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EXHIBIT: Of Bronze and Bravery: Local Voices of Conscience

A guide to the companion exhibit to "Voices of Conscience: Peace Witness in the Great War"

Messages in the 1917-1918 ISTA

The editors of the 1917-1918 ISTA yearbook devoted a small section to the wartime situation:

  • President Woodrow Wilson’s portrait opens the section and is captioned, “The World must me made safe for Democracy,” from Wilson’s April 1917 address to Congress requesting a Declaration of War against Germany.
  • A photograph of the Bluffton College service flag is surrounded by an open letter from the yearbook’s editor to the “Bluffton College Boys in the Service,” offering messages of pride, appreciation, and encouragement. A listing of 78 names shows the wide scattering of Bluffton’s men – from Camp Sherman in Ohio to the YMCA offices in New York City to the American Expeditionary Forces overseas.
  • The editors devote a page to the memory of Fred Bixel, a Bluffton student who, while serving at Camp Sherman in Chillicothe, Ohio, succumbed to pneumonia.
  • The staff of The Witmarsum, the student newspaper, contributed, “Somewhere,” an essay on the ways in which praying for peace and overcoming “discord” require sacrifice from all who are touched by war.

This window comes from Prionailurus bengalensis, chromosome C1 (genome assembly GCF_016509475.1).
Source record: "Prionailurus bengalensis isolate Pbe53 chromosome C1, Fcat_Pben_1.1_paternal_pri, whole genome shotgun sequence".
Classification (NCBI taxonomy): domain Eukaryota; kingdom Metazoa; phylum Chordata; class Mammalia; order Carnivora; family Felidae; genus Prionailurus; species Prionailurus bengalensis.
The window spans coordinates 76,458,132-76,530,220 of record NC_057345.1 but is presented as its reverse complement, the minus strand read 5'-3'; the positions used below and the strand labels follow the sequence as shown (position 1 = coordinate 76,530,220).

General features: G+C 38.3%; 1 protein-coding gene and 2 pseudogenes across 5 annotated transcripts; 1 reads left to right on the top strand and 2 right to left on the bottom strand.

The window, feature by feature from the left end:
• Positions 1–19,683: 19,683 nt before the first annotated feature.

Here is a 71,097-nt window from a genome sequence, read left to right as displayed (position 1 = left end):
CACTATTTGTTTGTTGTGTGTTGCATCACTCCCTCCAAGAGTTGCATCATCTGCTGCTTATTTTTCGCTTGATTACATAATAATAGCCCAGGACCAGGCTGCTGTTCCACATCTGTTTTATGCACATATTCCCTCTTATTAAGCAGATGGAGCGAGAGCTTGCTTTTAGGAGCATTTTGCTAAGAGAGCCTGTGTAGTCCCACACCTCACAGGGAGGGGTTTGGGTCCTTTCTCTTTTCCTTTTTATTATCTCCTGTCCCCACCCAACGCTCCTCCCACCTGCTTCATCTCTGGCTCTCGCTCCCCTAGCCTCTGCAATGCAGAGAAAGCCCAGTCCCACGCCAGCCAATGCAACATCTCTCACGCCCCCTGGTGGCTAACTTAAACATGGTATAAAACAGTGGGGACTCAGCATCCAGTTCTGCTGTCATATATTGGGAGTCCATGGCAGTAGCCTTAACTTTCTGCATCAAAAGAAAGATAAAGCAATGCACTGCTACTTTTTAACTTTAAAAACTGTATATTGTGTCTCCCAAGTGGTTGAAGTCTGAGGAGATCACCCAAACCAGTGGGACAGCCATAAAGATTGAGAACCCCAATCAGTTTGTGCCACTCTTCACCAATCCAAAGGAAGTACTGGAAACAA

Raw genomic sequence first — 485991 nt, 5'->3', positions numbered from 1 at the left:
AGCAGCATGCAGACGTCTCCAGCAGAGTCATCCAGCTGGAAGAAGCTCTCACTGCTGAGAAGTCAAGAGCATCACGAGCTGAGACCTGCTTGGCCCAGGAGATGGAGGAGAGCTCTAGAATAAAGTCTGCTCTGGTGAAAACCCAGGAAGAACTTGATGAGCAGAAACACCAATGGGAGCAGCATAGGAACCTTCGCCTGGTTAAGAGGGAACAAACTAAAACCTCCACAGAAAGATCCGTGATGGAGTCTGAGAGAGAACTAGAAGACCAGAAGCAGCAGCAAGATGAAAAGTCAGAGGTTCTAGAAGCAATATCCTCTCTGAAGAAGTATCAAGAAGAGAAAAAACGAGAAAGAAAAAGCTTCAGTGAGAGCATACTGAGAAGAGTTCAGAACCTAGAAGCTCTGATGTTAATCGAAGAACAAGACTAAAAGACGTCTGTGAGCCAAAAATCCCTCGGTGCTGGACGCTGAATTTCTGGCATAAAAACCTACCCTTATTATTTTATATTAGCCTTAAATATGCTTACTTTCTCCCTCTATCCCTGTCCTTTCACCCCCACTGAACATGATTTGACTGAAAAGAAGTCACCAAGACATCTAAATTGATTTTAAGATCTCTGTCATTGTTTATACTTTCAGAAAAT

The ISTA closes its war-related section with a photograph composite page depicting a number of Bluffton men in service, with many shown in their uniforms and/or in camp.

Messages in the 1918-1919 ISTA

The editors of the ISTA yearbook wove Bluffton’s wartime experience throughout the pages of the 1918-1919 edition.

  • Many of the men who returned to campus from wartime service were pictured in their uniforms, including faculty, like H.W. Berky and G.A. Lehmann, and students, like Vernon Ramseyer, Eddie Stauffer, and Wilmer Shelly. 
  • On page 30, the editors describe the continuing service of both William H. Egly, professor of English and wartime draftee to the U.S. Army, and Oliver Kratz, baseball coach and enlistee to the Y.M.C.A., in a page titled “Leave of Absence.”  Seven juniors are still represented with stars on the service flag, and the editor notes that, “…we think that these bravely answered the call when it came and that the black mark of slacker can never be blotted across the name of the Junior class.” 
  • Page 94 features a composite display of photographs; men in uniform and parades for armistice feature prominently. 
  • The annotated calendar for the school year mentions Red Cross work and the influenza quarantine in October, the declaration of peace in November, and the comings and goings of men to and from camp throughout the year.